Elon Needs Protection from Warren

Musk’s comments come after Warren Buffett-backed BYD - with its cheaper models and a more varied lineup -overtook Tesla as the world’s top-selling EV company last quarter, despite the U.S. automaker’s deep price cuts through 2023.

“If there are no trade barriers established, they will pretty much demolish most other car companies in the world,” he said. “They’re extremely good.”

Does this mean you cannot compete Elon?

Tesla plans to start producing a cheaper, mass market compact crossover codenamed “Redwood” mid-2025 to compete with inexpensive rivals, Reuters reported on Tuesday. Musk on Wednesday confirmed that Tesla expects to start production of its next-generation EV at its Texas factory in the second half of 2025.

Too little too late?

10 new models! And with new technology such as fully-automated parking and autonomous lane changing.

Musk burst out laughing during a 2011 interview when the reporter suggested BYD as a potential rival for Tesla in the EV space.


From 2011 to now BYD focused on creating their own efficient vertical integration by owning battery and chip production for their vehicles and sale to other manufacturers of surplus manufactures items. Thus a sale of a competitor’s EV sends some cash into BYD’s pocket.

Did Elon not know or forgot the concept of face in China?
Did the laughter spur BYD to push to become much more competitive?

Now the article’s title is too strong. The BYD executive does not taunt but did indicate that BYD is coming for Tesla. Look out Elon. The competitive juices are flowing within BYD management.

The EV manufacturing business is no longer a high profit margin business but a low margin endeavor similar to a grocery store.

“Electric vehicles in China becomes a consumer electronics [product]. It’s similar to the cellphone industry,” said Li Yi, chairman and CEO of Appotronics, a Shenzhen-based laser display company that claims to work with major automakers.

No longer are companies competing primarily on driving range. Instead, as they reveal new models at a rapid pace, they’re piling on a slew of features: in-car projectors, refrigerators and driver-assist, to name a few.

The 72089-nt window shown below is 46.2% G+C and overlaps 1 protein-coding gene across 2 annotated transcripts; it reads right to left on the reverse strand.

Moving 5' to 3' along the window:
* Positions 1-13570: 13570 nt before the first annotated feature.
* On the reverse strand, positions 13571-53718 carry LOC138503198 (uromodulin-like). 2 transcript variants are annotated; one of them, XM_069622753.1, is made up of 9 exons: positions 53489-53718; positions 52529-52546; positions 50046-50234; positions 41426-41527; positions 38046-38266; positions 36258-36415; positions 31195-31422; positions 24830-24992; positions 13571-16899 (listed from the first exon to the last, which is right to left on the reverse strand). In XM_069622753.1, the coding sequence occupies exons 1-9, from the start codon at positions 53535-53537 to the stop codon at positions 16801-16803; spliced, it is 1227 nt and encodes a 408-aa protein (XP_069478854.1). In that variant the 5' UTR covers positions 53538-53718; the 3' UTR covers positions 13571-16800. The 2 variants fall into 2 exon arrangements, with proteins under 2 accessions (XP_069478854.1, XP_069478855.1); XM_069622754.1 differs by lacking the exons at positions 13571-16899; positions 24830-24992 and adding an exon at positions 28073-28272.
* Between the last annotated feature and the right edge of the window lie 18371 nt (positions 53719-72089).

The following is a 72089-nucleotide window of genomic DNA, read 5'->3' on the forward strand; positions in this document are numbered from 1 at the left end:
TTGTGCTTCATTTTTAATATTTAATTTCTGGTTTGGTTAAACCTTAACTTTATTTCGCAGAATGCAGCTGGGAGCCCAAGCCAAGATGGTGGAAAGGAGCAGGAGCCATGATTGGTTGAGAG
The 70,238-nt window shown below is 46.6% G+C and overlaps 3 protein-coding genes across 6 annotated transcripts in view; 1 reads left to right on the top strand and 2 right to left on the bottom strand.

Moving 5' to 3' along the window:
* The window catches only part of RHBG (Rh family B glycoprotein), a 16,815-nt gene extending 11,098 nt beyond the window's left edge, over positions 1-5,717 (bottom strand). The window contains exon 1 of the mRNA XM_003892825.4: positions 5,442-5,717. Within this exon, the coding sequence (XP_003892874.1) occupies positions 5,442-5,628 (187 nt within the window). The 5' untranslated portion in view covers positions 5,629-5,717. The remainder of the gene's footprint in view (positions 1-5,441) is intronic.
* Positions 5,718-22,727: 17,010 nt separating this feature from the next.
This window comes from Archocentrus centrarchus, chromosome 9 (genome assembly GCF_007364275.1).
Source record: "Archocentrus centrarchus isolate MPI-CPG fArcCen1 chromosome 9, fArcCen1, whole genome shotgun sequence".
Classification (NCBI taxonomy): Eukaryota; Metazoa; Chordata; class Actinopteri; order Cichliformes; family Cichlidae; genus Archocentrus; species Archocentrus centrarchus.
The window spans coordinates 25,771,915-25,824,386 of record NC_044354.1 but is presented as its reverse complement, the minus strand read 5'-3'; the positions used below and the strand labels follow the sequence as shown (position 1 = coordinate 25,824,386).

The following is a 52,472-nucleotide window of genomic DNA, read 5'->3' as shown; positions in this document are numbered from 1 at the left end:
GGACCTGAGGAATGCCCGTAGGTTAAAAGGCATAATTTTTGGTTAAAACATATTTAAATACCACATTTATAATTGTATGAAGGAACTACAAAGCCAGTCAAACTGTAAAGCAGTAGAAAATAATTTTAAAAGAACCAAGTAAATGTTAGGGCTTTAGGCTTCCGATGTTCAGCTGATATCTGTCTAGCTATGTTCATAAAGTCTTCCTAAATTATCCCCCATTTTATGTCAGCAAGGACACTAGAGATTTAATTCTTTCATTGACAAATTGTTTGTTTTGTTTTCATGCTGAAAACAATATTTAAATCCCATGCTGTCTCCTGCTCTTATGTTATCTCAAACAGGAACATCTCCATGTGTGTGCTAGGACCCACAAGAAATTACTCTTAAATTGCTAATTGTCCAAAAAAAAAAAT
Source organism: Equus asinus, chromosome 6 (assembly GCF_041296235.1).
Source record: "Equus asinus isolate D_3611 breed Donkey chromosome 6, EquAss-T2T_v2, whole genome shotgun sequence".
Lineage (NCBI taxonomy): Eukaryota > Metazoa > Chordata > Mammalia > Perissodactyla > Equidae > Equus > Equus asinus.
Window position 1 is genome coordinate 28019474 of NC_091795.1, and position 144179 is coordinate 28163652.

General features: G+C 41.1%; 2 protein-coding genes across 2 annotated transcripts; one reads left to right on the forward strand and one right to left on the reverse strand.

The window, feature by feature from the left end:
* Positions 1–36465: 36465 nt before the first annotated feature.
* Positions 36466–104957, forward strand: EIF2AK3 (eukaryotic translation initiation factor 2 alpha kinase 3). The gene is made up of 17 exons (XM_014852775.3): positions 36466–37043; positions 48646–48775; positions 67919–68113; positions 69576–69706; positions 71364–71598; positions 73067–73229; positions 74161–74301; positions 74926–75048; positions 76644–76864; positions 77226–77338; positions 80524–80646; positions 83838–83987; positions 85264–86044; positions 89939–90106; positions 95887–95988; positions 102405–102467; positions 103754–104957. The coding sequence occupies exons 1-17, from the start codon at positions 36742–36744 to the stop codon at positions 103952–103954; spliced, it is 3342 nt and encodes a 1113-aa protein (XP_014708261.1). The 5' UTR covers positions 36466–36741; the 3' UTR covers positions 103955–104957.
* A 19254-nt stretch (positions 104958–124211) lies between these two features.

Tesla’s cars don’t come with those accessories, and Elon Musk’s automaker only offers a limited version of its driver-assist tech in China right now.

More than 100 new EV models are due to launch in 2024 in China, according to HSBC.

The above raises other questions.
Does tariff protection of US EV manufacturers slow the adoption of EVs in the nation and slow the fight against global warming?
Is China’s superiority in EV manufacturing temporay or permanent?


Is it superiority or is it because the CCP is backing them with subsidies and flooding the market.

**Central and local governments in China are investing heavily in the development of Electric Vehicles. Businesses and governments all over the world are searching for technological innovations that reduce costs and increase usage of “environmentally friendly” vehicles. China became the largest car producer in 2009 and it is strongly investing in the manufacturing of electric vehicles. **



So we should be opposed to this?

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We were discussing why Elon was asking for higher tariff’s on Chinese vehicles and why he might be asking for it. You said this.

I am just putting forth that they do not have superiority in technology but in subsidies. Here is a better article.

BYD, China’s leader in EV sales and set to surpass Volkswagen this year as the country’s top-selling auto brand, closely followed SAIC on the subsidy list. It received 1.78 billion yuan in the first half, or close to three times as much as the year before. It offered no details in filings beyond a statement that over 1 billion yuan of the total grants were provided for “autos and auto-related” purposes. The company also runs a sizable smartphone business.

Now if you are asking if we should be opposed to EV adoption that is another question altogether. But if you are asking if we should allow another country to undermine our industries I say no.

If you look at what the United States is doing they are giving subsidies to the consumers in their country. What China is doing is giving subsidies to their companies so they can make a cheaper product. While they are both subsidies how they are implemented is not the same and could be against trade rules and why Elon is correct.